This Arkham Horror Files novella introduces Roland Banks, agent of the Bureau of Investigation on his first assignment to Arkham, Massachusetts. He is rueful from a recent misadventure in law enforcement where he was stymied by local corruption, and it seems like he’s been given a punitive errand in sorting out an explosion and mass-death that has stumped the local police. This story not only details his initial encounter with paranormal monstrosity, but also the degradation of his “Boy Scout” ethic, along with his first active involvement in a cover-up.
Fittingly, the tone of this narrative is more X-Files than HPL. Settings range from the Arkham woods to the Nightingale Club speakeasy to the Miskatonic University campus to a patient visit at the Arkham Asylum. Other regular characters from the Arkham Files featured in the tale include Leo De Luca and Professor Warren Rice. The illustrated end-matter consists of handwritten correspondence, a police report, magazine articles, news clippings, and scholars’ notes within the frame of the story. These are all convincingly assembled, and the clues dropped here suggest that author Davis has followed up on the lead of Cthulhvian expert Robert M. Price in identifying Azathoth with the Mana-Yood-Sushai of Lord Dunsany. Lovecraft’s own “daemon sultan” references to Beckford’s Vathek are faintly traceable in the Tell La’anat archaeological remains from northern Mesopotamia which inspired the composer Oliver Haldane in the musical project that was interrupted by the catastrophe Roland is investigating.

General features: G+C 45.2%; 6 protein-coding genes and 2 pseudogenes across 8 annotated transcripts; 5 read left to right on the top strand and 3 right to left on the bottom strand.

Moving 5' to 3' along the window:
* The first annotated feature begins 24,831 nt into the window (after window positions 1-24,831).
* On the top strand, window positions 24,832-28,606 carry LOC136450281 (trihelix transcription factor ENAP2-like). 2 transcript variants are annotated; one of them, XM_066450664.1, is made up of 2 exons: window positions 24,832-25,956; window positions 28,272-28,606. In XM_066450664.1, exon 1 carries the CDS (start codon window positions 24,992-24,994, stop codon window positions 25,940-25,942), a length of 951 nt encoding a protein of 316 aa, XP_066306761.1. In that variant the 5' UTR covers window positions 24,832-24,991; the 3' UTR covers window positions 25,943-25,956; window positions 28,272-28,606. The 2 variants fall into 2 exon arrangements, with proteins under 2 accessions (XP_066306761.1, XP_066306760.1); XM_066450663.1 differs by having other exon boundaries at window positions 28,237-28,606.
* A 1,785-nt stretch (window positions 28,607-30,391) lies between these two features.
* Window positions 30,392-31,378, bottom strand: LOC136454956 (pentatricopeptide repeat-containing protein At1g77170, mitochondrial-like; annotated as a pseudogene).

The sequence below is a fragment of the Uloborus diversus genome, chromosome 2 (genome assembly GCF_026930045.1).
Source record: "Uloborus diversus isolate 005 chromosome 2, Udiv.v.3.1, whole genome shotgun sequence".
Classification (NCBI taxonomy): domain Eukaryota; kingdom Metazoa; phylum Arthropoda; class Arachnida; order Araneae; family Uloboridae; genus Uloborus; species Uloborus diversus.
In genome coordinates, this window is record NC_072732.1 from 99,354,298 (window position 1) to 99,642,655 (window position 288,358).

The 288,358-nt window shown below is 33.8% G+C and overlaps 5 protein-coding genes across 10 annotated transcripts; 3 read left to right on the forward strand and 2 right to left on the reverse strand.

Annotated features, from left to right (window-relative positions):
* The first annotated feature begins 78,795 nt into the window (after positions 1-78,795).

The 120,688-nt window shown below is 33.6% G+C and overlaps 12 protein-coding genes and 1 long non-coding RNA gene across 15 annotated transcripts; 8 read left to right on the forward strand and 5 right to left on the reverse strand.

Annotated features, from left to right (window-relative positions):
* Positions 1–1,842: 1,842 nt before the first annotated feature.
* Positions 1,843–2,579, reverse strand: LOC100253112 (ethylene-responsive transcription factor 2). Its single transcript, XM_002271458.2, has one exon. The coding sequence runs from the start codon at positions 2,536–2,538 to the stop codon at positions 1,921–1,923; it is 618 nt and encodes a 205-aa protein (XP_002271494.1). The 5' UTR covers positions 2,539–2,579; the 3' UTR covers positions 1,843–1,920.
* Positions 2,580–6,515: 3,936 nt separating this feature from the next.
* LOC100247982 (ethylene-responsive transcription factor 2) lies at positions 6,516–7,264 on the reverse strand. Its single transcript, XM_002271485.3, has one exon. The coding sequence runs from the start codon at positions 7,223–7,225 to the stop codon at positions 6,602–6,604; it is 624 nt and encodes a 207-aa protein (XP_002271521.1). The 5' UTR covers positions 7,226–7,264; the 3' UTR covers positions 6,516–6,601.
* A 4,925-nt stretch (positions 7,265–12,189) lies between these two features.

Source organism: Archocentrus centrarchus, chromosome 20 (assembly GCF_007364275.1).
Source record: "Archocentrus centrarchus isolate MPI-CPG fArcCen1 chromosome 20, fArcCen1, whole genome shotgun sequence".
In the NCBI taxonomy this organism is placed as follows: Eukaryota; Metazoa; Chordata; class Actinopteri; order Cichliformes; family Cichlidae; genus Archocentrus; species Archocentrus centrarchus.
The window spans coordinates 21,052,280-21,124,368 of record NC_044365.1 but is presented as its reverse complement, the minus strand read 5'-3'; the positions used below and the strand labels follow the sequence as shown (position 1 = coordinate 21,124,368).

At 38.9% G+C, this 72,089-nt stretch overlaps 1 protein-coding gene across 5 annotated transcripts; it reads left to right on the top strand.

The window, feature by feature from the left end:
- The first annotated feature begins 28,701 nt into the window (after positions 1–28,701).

As with other novellas in this series, this one includes an alternate-art character card and two “replacement” signature cards for use in Arkham Horror: The Card Game. Roland Banks is a character in the original core set for the game, so there’s nothing new about the character but the art–which is rather nice, with Roland backlit by flames like he is on the book cover. The signature cards are quite interesting, though. The replacement for Roland’s .38 Special asset is a clue-finding event called Mysteries Remain, which rather pales by comparison to the gun. But the replacement signature weakness is the titular Dirge of Reason, which can actually be helpful in the use of Roland’s .38 Special and in dealing with his original signature weakness Cover Up. My next Roland deck is sure to use the double-signature option to add the replacement cards without removing the original signatures. [via]